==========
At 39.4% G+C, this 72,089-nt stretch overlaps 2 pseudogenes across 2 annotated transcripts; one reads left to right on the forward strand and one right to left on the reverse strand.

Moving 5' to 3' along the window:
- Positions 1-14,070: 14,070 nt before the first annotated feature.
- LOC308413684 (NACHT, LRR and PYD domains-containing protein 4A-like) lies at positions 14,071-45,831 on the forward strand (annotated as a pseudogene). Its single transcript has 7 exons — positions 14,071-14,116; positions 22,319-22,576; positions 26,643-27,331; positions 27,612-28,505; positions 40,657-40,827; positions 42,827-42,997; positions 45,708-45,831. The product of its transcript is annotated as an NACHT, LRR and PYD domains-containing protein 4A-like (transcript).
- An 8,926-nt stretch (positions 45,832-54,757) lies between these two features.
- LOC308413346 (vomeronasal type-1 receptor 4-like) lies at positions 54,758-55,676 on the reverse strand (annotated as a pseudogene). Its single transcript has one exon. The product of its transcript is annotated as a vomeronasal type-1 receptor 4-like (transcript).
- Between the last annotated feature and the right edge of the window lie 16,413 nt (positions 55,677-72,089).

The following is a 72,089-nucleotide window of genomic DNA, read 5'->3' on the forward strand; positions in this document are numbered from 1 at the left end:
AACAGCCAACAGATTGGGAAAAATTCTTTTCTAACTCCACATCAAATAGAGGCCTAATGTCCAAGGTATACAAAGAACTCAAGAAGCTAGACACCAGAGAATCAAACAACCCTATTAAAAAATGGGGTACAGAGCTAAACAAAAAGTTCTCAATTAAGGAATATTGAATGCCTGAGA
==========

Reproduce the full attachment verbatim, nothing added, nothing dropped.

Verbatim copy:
At 39.4% G+C, this 72,089-nt stretch overlaps 2 pseudogenes across 2 annotated transcripts; one reads left to right on the forward strand and one right to left on the reverse strand.

Moving 5' to 3' along the window:
- Positions 1-14,070: 14,070 nt before the first annotated feature.
- LOC308413684 (NACHT, LRR and PYD domains-containing protein 4A-like) lies at positions 14,071-45,831 on the forward strand (annotated as a pseudogene). Its single transcript has 7 exons — positions 14,071-14,116; positions 22,319-22,576; positions 26,643-27,331; positions 27,612-28,505; positions 40,657-40,827; positions 42,827-42,997; positions 45,708-45,831. The product of its transcript is annotated as an NACHT, LRR and PYD domains-containing protein 4A-like (transcript).
- An 8,926-nt stretch (positions 45,832-54,757) lies between these two features.
- LOC308413346 (vomeronasal type-1 receptor 4-like) lies at positions 54,758-55,676 on the reverse strand (annotated as a pseudogene). Its single transcript has one exon. The product of its transcript is annotated as a vomeronasal type-1 receptor 4-like (transcript).
- Between the last annotated feature and the right edge of the window lie 16,413 nt (positions 55,677-72,089).

The following is a 72,089-nucleotide window of genomic DNA, read 5'->3' on the forward strand; positions in this document are numbered from 1 at the left end:
AACAGCCAACAGATTGGGAAAAATTCTTTTCTAACTCCACATCAAATAGAGGCCTAATGTCCAAGGTATACAAAGAACTCAAGAAGCTAGACACCAGAGAATCAAACAACCCTATTAAAAAATGGGGTACAGAGCTAAACAAAAAGTTCTCAATTAAGGAATATTGAATGCCTGAGA